Following an outcry from the community at Bermondsey Mayor Rahman’s decision to sell the much loved Old Flo sculpture Labour councillors have tabled a motion at next week’s Council meeting demanding he put the sale on hold whilst the offers of an alternative home are explored.
Labour councillors have identified four potential alternative homes for the sculpture since the Mayor first proposed the auction of this valued community asset, yet the Mayor has failed to adequately investigate these options.The Council meeting will be held on the 28th November at 7.30pm at the Town Hall, Mulberry Place, E14 2BG. The meeting is open to the public to attend.
Labour’s Spokesperson for Culture and Heritage, Cllr Denise Jones, said:“Throughout this process the Mayor has constantly refused to consider anything other than selling this work of art. By refusing to look at potential options to house the sculpture locally he is completely ignoring both public opinion and his duty to protect our cultural heritage.”
Labour Councillor Anwar Khan, who is seconding the motion, said: “We accept that there are hard decisions to be made in the current economic climate but it cannot be right that the Mayor is making these decisions without considering all the options. A closed eyes approach to managing the Council is not acceptable, especially when it means that the legitimate concerns of residents are ignored.”
Labour have tabled the motion to be debated at next week’s full Council meeting on the 28th November.
Draped Seated Woman, bought by London County Council from Henry Moore in 1962 and now the property of Tower Hamlets Council, is likely to be sold at auction next year.
The council says it cannot afford to insure the sculpture, due for return from Yorkshire Sculpture Park where it has been on loan. It was removed from its original site on the Stifford Estate in 1997, when buildings around it were demolished.
The council cabinet met to consider the options for the future of ‘Old Flo’, which as well as sale by Christie’s included loaning her to Canary Wharf or finding another London site. The Guardian reported that the Cabinet’s decision to explore a sale means the sculpture is now ‘likely to end up in an auction room.’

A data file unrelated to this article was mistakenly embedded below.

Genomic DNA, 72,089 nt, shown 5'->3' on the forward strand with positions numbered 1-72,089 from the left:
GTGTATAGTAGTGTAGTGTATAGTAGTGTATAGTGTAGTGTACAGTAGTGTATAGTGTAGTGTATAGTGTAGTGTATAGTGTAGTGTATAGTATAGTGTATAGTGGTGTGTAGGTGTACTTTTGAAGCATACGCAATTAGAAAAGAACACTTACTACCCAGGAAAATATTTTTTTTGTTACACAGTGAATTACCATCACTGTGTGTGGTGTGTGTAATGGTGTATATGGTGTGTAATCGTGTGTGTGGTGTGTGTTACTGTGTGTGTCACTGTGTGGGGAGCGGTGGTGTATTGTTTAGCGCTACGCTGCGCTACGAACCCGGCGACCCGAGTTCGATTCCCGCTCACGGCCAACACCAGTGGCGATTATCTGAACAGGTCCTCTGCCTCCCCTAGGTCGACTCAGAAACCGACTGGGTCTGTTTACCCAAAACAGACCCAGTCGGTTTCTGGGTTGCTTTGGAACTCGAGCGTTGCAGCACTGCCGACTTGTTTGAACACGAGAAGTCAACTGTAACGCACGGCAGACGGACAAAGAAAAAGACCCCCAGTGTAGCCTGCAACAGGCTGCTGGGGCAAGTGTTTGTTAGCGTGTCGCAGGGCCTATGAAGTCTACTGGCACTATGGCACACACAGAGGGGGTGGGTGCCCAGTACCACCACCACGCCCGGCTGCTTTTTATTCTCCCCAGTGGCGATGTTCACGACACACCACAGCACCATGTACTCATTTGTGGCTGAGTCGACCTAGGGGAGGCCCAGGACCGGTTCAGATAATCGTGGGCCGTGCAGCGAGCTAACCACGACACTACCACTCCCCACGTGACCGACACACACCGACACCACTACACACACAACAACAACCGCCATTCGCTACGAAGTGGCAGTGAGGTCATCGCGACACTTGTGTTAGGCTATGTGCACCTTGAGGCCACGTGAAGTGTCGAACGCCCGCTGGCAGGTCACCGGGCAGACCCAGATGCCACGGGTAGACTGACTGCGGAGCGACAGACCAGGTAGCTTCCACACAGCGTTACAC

Tower Hamlets mayor Lutfur Rahman said he regretted the decision, brought about by recent budget cuts: “We are faced with a stark choice in these times of recession.”
The Henry Moore Foundation, said: “We are familiar with the challenges of displaying Moore’s work outdoors. We do therefore have sympathy with Tower Hamlets’ position, although we think it is very sad that this sculpture may be lost to public display,”
Motion on the sale of Henry Moore Sculpture
Proposer: Denise Jones , Seconder: Anwar Khan
This council believes: That the sculpture Draped Seated Woman (‘Old Flo’) belongs to the people of Tower Hamlets and should be retained by the council and displayed in a public place in Tower Hamlets
That the sculpture was sold at a discounted price to the London County Council by the artist Henry Moore because he believed that art is beneficial, and should be accessible, to all, including the East End’s working class, not just those rich enough to be able to afford to own it.
That Moore based the sculpture on his Wartime Shelter drawings of East End resident sheltering in the Central Line at Liverpool Street and elsewhere, and this gives the sculpture even greater connection to the people of East London, where thousands of people died during the war and 172 were killed in the Bethnal Green tube disaster.
That the council should respect the wishes of the artist that it should be displayed for public enjoyment as a symbol of peace.
That the sculpture is part of Tower Hamlets’ cultural and heritage legacy and once sold will leave a void in that legacy
This Council further believes: That despite the huge funding challenges facing the Council, a £5-20million capital receipt from this sale will make little impact on a £44million deficit predicted in 2016/17.
As a capital receipt this money cannot in the long-term be used to fund on-going service provision, or fill the gap created by Government cuts.
That the Mayor tried to sell the sculpture when he was Leader of the Council, before the Council faced its current budget cuts, and so he cannot claim that this is his motivation
That the Mayor’s claims that the sculpture cannot be safely returned to Tower Hamlets have been proved to be untrue, as a number of organisations – including the Museum of London at Docklands, Queen Mary University, the Friends of Christ Church Spitalfields and a local school – have all offered to house it in publicly accessible places, with other organisations including the Art Fund and Whitechapel Gallery offering their expertise in transporting and maintaining the sculpture
That the relocation of the sculpture in Tower Hamlets could be a boost to tourism in the borough, and bring economic benefit to local businesses
That the Council owns numerous pieces of public art that could be at risk of sale after the decision to sell this sculpture.
That, whilst housing, education and health are important priorities, they should not be at the expense of the cultural wellbeing of the borough and its residents.
The council resolves: To condemn the Mayor’s proposed sale of the sculpture, to request that he halts it and secures its return to public display in Tower Hamlets, either on Council land or at one of the institutions which have offered to hou